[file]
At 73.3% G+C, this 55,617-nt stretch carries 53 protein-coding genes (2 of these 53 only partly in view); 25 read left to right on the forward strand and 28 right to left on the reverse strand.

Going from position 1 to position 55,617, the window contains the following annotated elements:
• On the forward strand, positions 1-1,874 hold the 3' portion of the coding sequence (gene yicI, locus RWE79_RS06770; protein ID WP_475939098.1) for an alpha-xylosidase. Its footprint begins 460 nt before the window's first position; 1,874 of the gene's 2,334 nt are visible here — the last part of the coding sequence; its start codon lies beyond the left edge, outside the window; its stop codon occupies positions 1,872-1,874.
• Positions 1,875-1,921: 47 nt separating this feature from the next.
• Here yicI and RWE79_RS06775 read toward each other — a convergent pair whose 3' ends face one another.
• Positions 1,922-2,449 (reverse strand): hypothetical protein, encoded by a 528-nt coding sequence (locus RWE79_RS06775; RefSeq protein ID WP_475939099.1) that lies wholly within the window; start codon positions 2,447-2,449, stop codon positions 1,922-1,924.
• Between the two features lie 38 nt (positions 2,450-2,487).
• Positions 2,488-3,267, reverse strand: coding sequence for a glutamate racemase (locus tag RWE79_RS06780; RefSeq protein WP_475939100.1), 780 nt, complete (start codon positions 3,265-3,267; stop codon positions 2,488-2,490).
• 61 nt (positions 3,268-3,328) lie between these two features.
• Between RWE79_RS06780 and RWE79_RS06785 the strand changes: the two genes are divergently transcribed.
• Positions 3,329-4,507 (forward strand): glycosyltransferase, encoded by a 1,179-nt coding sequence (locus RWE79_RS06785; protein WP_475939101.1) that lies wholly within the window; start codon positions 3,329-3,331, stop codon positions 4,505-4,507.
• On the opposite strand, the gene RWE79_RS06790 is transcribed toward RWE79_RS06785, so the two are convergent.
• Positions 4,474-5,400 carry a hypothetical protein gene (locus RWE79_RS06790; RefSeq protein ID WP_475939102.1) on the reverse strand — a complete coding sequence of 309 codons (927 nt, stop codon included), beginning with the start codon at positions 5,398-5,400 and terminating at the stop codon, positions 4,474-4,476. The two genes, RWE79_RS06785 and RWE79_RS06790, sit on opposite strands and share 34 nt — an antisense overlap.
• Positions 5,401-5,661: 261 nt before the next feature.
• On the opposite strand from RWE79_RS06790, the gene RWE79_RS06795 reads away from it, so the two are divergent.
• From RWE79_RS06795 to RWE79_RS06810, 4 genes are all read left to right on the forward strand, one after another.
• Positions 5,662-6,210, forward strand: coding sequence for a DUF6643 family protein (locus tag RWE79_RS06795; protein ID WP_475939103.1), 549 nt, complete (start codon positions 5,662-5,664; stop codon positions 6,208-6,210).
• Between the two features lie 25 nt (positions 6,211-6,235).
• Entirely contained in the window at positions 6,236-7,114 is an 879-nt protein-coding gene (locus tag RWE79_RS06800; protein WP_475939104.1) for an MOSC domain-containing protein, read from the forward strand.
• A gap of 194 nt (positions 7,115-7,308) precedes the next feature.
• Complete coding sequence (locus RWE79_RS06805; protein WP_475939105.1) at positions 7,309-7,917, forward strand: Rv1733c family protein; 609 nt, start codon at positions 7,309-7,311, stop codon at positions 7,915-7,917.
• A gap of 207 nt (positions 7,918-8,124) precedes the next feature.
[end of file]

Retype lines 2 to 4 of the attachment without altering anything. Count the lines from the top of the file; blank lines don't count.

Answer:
Going from position 1 to position 55,617, the window contains the following annotated elements:
• On the forward strand, positions 1-1,874 hold the 3' portion of the coding sequence (gene yicI, locus RWE79_RS06770; protein ID WP_475939098.1) for an alpha-xylosidase. Its footprint begins 460 nt before the window's first position; 1,874 of the gene's 2,334 nt are visible here — the last part of the coding sequence; its start codon lies beyond the left edge, outside the window; its stop codon occupies positions 1,872-1,874.
• Positions 1,875-1,921: 47 nt separating this feature from the next.